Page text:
EVERYBODY likes a challenge. The bigger, the better, in some cases. If nothing is expected, neither is there anything to fear. All of which explains why Hearts are deriving a perverse, almost masochistic, pleasure from the mission they are on this season.
Hearts 0-0 Dundee United
Referee: S McLean
There they were at Tynecastle on Saturday, collecting their eighth point of the campaign, only to find that they are still on minus seven, cast adrift from the rest of the Scottish Premiership, including second-bottom St Mirren whose best – make that only –result of the season has been a draw at home to Kilmarnock.
Jamie MacDonald, the Hearts goalkeeper, would be excused were he demoralised by their thankless predicament, born of a 15-point handicap, a transfer embargo and the fact that, every other week, they seem to be held back by questionable refereeing. This time they were aggrieved by the decision to disallow Dylan McGowan’s first-half “goal”.
MacDonald, though, isn’t just keeping his head up, he is loving every minute. Not only have he and his team-mates been given a unique opportunity to pull off a remarkable achievement, they are privileged to find themselves on a journey full of emotion, defiance and the humbling support of their fans.
“As bad as the situation is, it’s actually great,” says MacDonald. “There is a right togetherness between everybody – fans, players, backroom staff. The atmosphere for all our home games has been great. For the away games as well, the fans have come in numbers. We’re very appreciative of that. Obviously it would be better if we hadn’t had minus 15 at the start of the season, but it’s nice to be a part of.”
Nice? Well, you know what he means. After this entertaining scoreless draw, which ended Hearts’ run of three straight league defeats, they are relishing a visit on Saturday from none other than St Mirren. It is a huge opportunity for Gary Locke’s side, even if MacDonald tries to pretend otherwise.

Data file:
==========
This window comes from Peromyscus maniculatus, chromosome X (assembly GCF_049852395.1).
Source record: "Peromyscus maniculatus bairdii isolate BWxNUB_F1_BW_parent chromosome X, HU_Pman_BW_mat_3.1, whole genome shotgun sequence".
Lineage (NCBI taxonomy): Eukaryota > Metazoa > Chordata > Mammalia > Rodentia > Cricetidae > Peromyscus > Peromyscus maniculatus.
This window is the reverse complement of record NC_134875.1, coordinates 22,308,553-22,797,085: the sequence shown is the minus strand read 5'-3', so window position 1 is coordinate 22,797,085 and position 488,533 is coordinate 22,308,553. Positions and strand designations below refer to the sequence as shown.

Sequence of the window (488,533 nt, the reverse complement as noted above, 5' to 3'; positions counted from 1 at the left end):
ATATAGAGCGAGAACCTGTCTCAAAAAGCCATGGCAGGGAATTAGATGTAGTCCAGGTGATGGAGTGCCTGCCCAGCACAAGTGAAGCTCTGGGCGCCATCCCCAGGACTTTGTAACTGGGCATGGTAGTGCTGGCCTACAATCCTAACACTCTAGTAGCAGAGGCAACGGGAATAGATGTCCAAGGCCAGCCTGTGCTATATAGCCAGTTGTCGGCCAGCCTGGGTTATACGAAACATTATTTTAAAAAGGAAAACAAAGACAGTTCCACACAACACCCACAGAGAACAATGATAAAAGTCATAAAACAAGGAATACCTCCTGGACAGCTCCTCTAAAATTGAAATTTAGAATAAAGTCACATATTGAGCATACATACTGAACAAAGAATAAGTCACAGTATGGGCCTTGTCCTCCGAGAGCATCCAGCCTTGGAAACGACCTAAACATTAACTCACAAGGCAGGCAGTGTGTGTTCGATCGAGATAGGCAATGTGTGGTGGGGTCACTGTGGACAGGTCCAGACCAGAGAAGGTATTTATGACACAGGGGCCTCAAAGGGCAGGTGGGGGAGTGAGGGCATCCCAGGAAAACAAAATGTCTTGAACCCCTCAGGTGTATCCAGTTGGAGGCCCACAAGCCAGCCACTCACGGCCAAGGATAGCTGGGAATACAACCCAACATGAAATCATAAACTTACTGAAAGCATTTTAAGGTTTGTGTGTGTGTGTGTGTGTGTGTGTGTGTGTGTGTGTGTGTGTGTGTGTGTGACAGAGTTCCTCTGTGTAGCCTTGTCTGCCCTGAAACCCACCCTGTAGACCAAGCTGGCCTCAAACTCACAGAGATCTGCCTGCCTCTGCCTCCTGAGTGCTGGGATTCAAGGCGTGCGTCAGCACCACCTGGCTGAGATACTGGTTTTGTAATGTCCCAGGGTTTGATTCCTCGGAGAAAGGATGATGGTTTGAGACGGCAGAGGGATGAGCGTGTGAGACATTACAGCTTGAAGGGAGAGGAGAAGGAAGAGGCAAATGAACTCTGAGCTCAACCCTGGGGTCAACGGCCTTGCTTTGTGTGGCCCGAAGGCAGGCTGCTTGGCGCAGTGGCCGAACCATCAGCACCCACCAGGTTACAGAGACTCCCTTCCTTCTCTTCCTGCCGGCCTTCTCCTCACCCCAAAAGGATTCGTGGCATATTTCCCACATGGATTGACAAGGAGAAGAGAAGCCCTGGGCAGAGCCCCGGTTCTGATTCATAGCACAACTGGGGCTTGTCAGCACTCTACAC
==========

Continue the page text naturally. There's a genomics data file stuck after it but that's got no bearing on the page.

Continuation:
“Every game is huge for us. It doesn’t matter who it is. St Mirren are the closest team to us, but our aim right now is just to get to zero as quickly as possible. When we get to zero, we can re-evaluate our goals and who we can target. That’s four [consecutive] league games that we’ve not won so it would be good to get three points. It would be massive to us.”
To complicate matters, St Mirren have two games in hand, one of which is against Aberdeen this evening. While the game will be broadcast live on television, MacDonald insists that he will not be sitting through every minute, chewing his fingernails. Even if he wanted to, he wouldn’t be allowed.
“The missus won’t let me. I think Corrie is on at the same time. But, yes, you always look out for results. It’s part and parcel of football. You want to see how everybody else is doing. I’m sure at some point, if she goes to the toilet or something, I’ll be able to steal the control for five minutes.”
Hearts are disappointed that they could not put even more pressure on St Mirren. While United played the better football at Tynecastle, particularly in the first half, the home side were forceful, threatening at set-pieces and unfortunate not to be awarded a goal seven minutes before the interval.
In a tactic that repeatedly troubled their opponents, Callum Paterson delivered a long throw, which Radoslaw Cierzniak failed to deal with at the front post. All the goalkeeper could do was help the ball on its way, allowing McGowan to convert from inside the six-yard box.
Steven McLean, the referee, did not appear to have spotted an infringement but, when the standside assistant raised his flag and signalled that there had been a push on the goalkeeper, a free kick was awarded to United. The suspicion was that Cierzniak had already lost control of the situation when he decided to make the most of an innocuous challenge. “I thought the ’keeper got caught under the ball,” said MacDonald. “I didn’t see much wrong with it. But don’t get me wrong. If it was the other way about…”
United had a goal of their own chalked off when David Goodwillie was adjudged to have committed a foul in the build-up to Nadir Ciftci’s calm finish. The latter also came close late in the match when he clipped the left-hand post after a cross by Stuart Armstrong. “Some good chances have gone amiss, so we’re looking at it as two points dropped,” said Armstrong, more or less echoing the view of his opponents.